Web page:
But he’s a dangerous clown because of his powerful position. Spewing venom from his twitter account, this is a man that encapsulates all that is bad and wrong-headed about men.
He is your archetypal toxic male for whom women are largely decorative and are rated in terms of whether or not they’re sexually desirable.
Trump strikes me as the kind of man who probably engaged in ‘rating’ women, from 1-10, with the blondest and the bustiest coming out on top. He’s that shallow and, of course, irredeemably sexist.
Toxic masculinity is something that needs to be controlled — eradicated, actually, but what are the chances of that? It’s the subject of a recent slew of books by men, including Grayson Perry, Chris Hemmings and Robert Webb.
In his book, Be A Man, Hemmings, a former exponent of lad culture, talks to men who have lost their friends to suicide and witness others self harming.
This blight of self-destruction can partly be blamed on the way boys are reared (by women as well as men, it has to be said) with the over-riding message that ‘boys don’t cry’.
It’s inevitable that all that repressed emotion, anger and tears, kept submerged during early childhood, has to come to the fore. It may find expression in aggression and violence or it can manifest itself internally as depression or, tragically through suicide, the biggest killer of young men.
Who would be a man? Yes, they call the shots (sometimes literally with disenfranchised men going ape for Isis or just acting as lone wolves full of bitterness, vengeance and bloodlust.)
Men get to climb the corporate ladder and outdo women in the earning stakes — often unfairly. Men are never penalised for having children. Women’s careers take a nose-dive once they reproduce.
But would any of us women actually prefer to be men? I doubt it. Because men are in crisis.
Thankfully, this is being addressed, not just in books.
Missouri State University has started a new programme to help ‘male-identifying students appreciate the impact that toxic masculinity has had on their lives’.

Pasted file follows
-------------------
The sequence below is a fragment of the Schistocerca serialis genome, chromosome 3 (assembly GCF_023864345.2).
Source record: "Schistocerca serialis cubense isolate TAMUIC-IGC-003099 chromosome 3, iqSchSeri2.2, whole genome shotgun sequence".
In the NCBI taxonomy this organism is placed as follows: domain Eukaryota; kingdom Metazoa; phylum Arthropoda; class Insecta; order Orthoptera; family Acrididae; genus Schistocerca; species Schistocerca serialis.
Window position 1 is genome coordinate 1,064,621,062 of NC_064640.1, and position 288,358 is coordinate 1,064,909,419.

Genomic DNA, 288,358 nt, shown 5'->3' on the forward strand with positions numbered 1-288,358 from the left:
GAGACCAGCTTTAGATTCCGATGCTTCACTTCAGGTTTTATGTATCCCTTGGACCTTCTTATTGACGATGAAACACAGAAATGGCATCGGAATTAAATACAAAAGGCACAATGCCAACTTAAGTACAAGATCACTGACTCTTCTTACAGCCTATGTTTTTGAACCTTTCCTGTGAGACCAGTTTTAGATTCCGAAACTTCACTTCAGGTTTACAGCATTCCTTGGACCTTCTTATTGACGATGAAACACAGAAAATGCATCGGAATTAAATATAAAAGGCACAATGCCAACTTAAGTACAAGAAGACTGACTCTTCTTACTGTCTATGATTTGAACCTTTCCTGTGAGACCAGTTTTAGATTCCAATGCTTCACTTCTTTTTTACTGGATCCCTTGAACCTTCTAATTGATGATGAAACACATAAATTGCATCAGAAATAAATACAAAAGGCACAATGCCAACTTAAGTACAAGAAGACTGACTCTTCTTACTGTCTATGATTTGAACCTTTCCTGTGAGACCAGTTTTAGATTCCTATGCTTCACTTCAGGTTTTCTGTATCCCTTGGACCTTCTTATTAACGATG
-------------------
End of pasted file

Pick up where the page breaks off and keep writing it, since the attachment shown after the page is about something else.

According to organisers of the programme, rising levels of depression, anxiety and mental health concerns about male students inspired them to provide a space to discuss how toxic masculinity contributes to male health problems.
Toxic masculinity is defined as a “pervasive idea that punishes men who are ‘feminine’ or experience ‘feminine tendencies’’.
The organiser of the programme, Matthew Banks, points out that while it aims to address ‘men and masculinity’, it isn’t a ‘men’s programme’
Toxic masculinity can affect you “whether you are designated as a man at birth, whether you identify as a man or whether you are masculine-of-centre”.
Or just plain female, one assumes, with more testosterone than tendencies to identify with all things girly?
The good news is that millennial men are “the most gender-progressive men on the face of the planet, for all their narcissism and all their immaturity”. That’s according to American psychologist Terry Real. He has predicted that “millennials (male and female, one hopes) will take over and that Trumpian masculinity will decline when they do.”
Why are millennial men so ahead of the game compared to their fathers? Part of it is economic. Real says that millennial men expect that they’ll be in dual career families. “They expect that women will work. They expect to divvy up the housework. That doesn’t mean they always do it, but they expect it. They expect to share decision-making.”
It makes sense because it’s known that egalitarian marriages lead to substantially greater rates of marital happiness while the traditional marriage can lead to anxiety, dissatisfaction and depression.
At the core of a traditional marriage is the notion that the wife and mother holds all of the domestic and childcare detail together while the husband and father is Mr Cave Man, out metaphorically hunting and gathering and probably being bolshie at the same time about domestic expenditure.
The wages of sin for toxic men are shortened life spans and depression. Depressingly, more than 60% of white men voted for Trump. And a lot of women voted for him. Why?
According to Terry Real, in times of peril or scarcity, females tend to favour the alpha male. In times of prosperity and peace, females tend to favour the relational male. (The relational male appreciates female company, is good with kids and is a nice guy.)
Let’s hear it for nice guys, often dismissed by females who think they want ‘a challenge’ rather than some soft-pawed guy in touch with his emotions.
We’re a complex species. But one thing is for sure, toxic masculinity stinks.